Polish Motorcycles

Today in Motorcycle History

CWS Motorcycles

Made in Poland
1933 - 1939
Number Built: 3400

This is a 'story' about one of Poland's most famous pre-war bikes: CWS M 111. This is part of an e-mail message send to a guy in Germany who was interested. I hope, I soon find time to post you more data about this bike (if necessary), and some info about other bikes.

Before bikes I think I should write something about the situation in Poland at that time. It was a lot different from the one in the States, and from the one after the war. It may help US readers to understand what happened there.

In 1918 Poland gained independence after almost 150 years of German-Austrian-Russian rule. We had to fight for the frontiers for next 3 years. There was no moto-industry left by the invaders. We had to create everything on the land destroyed by the Great War. Poland was a free capitalistic country at that time and soon the first private manufactories appeared. Some most complicated parts (e.g.: electric parts) we had to import (mostly from Germany - Bosch) but later all the parts were Polish. Polish projects were original, comparable to western bikes, reliable but a lot cheaper. Unfortunately the Second World War stopped the rapid development of Polish moto industry.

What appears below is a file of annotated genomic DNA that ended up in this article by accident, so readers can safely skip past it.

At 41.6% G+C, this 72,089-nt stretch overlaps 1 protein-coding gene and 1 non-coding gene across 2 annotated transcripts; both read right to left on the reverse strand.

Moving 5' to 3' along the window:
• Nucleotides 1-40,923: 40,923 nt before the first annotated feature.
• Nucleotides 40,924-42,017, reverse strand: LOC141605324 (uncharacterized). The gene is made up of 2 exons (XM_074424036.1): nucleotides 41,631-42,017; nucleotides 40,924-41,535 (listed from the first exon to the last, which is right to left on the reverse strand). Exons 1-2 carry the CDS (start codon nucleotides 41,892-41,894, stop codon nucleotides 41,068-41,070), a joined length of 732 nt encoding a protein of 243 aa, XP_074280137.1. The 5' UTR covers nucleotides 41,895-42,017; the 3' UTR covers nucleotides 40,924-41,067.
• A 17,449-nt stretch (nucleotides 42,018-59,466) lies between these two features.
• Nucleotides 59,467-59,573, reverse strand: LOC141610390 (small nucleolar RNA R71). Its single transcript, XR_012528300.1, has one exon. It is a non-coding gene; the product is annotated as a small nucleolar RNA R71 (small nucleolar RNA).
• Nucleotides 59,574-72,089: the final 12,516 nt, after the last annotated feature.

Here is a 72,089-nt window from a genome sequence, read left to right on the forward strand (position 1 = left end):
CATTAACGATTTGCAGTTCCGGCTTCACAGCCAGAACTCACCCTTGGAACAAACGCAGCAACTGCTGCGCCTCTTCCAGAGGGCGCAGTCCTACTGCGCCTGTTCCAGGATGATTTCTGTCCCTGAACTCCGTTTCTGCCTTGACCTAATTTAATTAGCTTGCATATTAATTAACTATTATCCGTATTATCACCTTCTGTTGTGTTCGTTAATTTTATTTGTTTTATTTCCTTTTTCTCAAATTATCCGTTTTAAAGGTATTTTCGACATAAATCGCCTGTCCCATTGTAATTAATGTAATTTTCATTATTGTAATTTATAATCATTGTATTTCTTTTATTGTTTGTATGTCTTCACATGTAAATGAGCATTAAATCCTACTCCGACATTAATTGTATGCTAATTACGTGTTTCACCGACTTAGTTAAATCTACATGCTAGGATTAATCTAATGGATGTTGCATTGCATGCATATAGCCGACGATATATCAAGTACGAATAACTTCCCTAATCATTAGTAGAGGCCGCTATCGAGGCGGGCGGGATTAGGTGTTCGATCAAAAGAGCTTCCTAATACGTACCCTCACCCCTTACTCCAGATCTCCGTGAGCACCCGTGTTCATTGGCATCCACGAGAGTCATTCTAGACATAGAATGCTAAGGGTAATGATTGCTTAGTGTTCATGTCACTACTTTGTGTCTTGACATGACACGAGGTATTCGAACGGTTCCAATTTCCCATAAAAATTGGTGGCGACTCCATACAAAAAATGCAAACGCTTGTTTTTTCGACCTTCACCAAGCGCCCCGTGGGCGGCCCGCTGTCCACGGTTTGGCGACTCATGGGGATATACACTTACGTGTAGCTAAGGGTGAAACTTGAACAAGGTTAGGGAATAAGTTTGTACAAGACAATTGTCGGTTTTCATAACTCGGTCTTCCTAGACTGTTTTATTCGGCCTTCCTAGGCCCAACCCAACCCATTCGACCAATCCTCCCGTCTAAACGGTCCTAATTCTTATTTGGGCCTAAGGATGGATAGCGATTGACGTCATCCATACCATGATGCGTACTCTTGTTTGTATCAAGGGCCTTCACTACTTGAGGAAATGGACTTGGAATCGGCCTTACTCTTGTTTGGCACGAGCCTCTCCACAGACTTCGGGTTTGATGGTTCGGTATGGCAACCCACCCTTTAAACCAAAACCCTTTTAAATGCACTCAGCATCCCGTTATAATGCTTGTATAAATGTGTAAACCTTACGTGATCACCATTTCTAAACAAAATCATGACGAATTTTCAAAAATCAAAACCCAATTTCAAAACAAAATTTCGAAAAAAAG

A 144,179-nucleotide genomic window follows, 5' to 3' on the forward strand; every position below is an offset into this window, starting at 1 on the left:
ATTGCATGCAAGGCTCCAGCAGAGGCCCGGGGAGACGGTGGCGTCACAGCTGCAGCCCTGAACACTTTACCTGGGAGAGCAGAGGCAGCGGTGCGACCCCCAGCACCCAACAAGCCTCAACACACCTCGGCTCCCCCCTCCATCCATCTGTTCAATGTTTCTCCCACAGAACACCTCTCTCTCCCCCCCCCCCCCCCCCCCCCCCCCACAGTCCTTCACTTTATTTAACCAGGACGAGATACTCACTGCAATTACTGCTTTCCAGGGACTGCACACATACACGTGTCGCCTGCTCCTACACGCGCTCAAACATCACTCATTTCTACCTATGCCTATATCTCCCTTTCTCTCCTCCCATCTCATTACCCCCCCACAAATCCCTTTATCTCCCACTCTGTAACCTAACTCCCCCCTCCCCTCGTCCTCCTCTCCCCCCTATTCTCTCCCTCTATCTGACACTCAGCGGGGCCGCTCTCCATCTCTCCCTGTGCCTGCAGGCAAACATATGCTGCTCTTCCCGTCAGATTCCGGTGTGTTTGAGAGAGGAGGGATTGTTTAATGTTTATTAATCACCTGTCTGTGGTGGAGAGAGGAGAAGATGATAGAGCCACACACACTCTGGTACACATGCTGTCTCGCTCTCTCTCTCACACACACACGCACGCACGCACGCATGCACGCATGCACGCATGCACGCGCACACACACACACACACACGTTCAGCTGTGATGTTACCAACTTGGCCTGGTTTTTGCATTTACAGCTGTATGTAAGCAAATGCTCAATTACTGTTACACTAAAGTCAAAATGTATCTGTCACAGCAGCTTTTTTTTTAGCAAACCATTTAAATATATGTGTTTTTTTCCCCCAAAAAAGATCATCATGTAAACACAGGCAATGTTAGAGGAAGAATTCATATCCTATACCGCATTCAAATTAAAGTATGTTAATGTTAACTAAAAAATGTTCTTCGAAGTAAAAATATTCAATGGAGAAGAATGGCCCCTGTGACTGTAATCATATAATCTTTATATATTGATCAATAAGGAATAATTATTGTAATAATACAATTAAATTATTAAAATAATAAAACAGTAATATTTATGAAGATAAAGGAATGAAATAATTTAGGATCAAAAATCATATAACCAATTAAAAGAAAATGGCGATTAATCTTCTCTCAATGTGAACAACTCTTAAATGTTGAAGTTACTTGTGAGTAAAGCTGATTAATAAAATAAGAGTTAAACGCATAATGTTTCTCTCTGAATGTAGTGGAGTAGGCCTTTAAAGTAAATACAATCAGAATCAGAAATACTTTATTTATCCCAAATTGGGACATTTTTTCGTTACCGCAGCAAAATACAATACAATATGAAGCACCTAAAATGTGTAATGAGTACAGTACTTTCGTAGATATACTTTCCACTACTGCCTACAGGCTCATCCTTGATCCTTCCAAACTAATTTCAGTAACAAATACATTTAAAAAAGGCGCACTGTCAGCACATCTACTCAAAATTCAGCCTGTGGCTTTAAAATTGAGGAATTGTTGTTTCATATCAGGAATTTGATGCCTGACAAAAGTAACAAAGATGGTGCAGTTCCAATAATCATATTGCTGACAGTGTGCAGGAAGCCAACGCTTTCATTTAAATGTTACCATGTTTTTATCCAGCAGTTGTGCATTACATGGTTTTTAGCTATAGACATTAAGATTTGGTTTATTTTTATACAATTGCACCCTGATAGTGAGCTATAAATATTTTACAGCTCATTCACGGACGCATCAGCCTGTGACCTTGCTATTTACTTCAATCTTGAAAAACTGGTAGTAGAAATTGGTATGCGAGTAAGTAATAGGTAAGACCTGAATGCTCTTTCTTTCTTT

All right, here is the description:

The mark:

As a prototype (in 1932, project was from first half of 1931) it was called 'CWS M III' (what means Model 3 - first was CWS M55 series S-0, not a good bike, second was from series S-III). Somebody in a very important document wrote the roman 3 crabby and it looked as Arabian 111. At the end of 1935 because of the new touring model Sokol 600 RT M 211 they changed the name to a more 'commerial' name, Sokol 1000 M 111 (which later became the name whole later family of motorcycles).

The bike:

CWS was made mainly for the army which wanted heavy, reliable, home motorcycles - no matter how expensive to build they would be. (The prize - 4200zl was comparable to a small car). The bike was perfect - no matter how tough the road (or off-road) was. Starting cold bike at -40 deg Celc. was NOT difficult. By using special injector you pumped some fuel to both cylinders (through special valves) what helped you start the engine. The gas was on the left. The army wanted the bike with the basket to help the crew pushing her in extreme conditions with the engine. Left gas (basket on the right) was thought by the army to be better. On the right there was an ignition stearing.

Frame (basket and bike): double, closed, was made of steel 'construction pipes', front suspension - springing, rear - hard.